With close to fifty million people living with dementia worldwide and nearly ten million new cases each year, World Alzheimer’s’ Day on 21 September is an opportunity for organisations and individuals to raise awareness of Alzheimer’s disease and to do all that we can to support those living with the disease.
Dementia refers to a variety of illnesses and conditions which result in an impairment of brain function and a decline in intellectual functioning. If you want to make decisions about your estate and what happens to your assets when you die, can you still make a will if you have been diagnosed with dementia? There is no straightforward answer to this question so we must first consider what is required to make a will.
Making a will and defining ‘capacity’
To make a valid will in Scotland, the individual (the ‘testator’) needs to (1) have ‘testamentary capacity’ to make the will and (2) puts their wishes and instructions in writing and sign the will. To have testamentary capacity the testator must be capable of:
- Understanding what a will is and the nature and effect that it will have
- Understanding the extent of what they will be leaving in their will
- Understanding and appreciating the obligations which someone in their position would usually have towards their family and other relevant individuals
The tests require the testator to have a certain level of understanding which varies according to the complexity of the will itself, the extent of the testator’s assets and the claims upon the testator. In Scotland, capacity is considered by defining what ‘incapacity’ is. The Adults with Incapacity (Scotland) Act 2000 provides a definition of ‘incapacity’ which includes being incapable of:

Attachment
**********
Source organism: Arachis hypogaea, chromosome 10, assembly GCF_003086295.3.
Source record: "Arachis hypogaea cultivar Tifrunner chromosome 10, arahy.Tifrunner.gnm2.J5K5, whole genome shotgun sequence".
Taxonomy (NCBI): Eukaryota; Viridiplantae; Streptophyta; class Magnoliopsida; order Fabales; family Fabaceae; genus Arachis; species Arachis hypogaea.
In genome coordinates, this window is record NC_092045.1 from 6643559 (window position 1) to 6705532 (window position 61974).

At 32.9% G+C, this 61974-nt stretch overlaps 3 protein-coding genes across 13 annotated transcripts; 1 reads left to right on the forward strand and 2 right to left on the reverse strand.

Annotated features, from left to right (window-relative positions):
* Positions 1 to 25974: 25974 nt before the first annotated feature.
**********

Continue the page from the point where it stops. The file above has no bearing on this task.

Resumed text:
- acting; or
- making decisions; or
- communicating decisions; or
- understanding decisions; or
- retaining the memory of decisions,
by reason of mental disorder or of an inability to communicate because of a physical disability. However, a person shall not fall within this definition if the only reason they cannot communicate is due to a lack of an aid to communicate.
The difficulty is that someone who struggles to retain the memory of their decisions may still have sufficient capacity to make and execute a will. Alternatively, a person who does not have capacity to make a will may still have the capacity to carry out other acts (e.g. buying groceries). Incapacity can take time to develop, particularly with dementia. In a particular case although the testator suffered from mental illness which caused delusions, it was held by the court that these delusions did not influence his decision regarding who should benefit from his estate.
There may be trouble ahead
When there is uncertainty about the validity of a will and whether the testator had capacity when putting a will in place, this can lead to the will being contested and difficulties in administering the estate following the testator’s death. We have previously blogged on challenging or contesting a will, and capacity is only one issue that can cause a will to be contested. To avoid any future complications, we recommend that you seek medical advice to clarify the position if there are any doubts or concerns about capacity.
The best laid plans…
In any situation like this, our advice remains the same for everyone – plan ahead and plan early. With an ageing population and an increase in life expectancy, we encourage everyone to put a will and power of attorney in place in good time. This will ensure that your wishes are respected following the time of your death or if you become incapable of look after yourself and your affairs.
If you would like to discuss any of the issues raised, please get in touch with your usual contact in Brodies’ Personal & Family department, or telephone 01224 392 242 to speak with a member of the team.
On September 20, 2019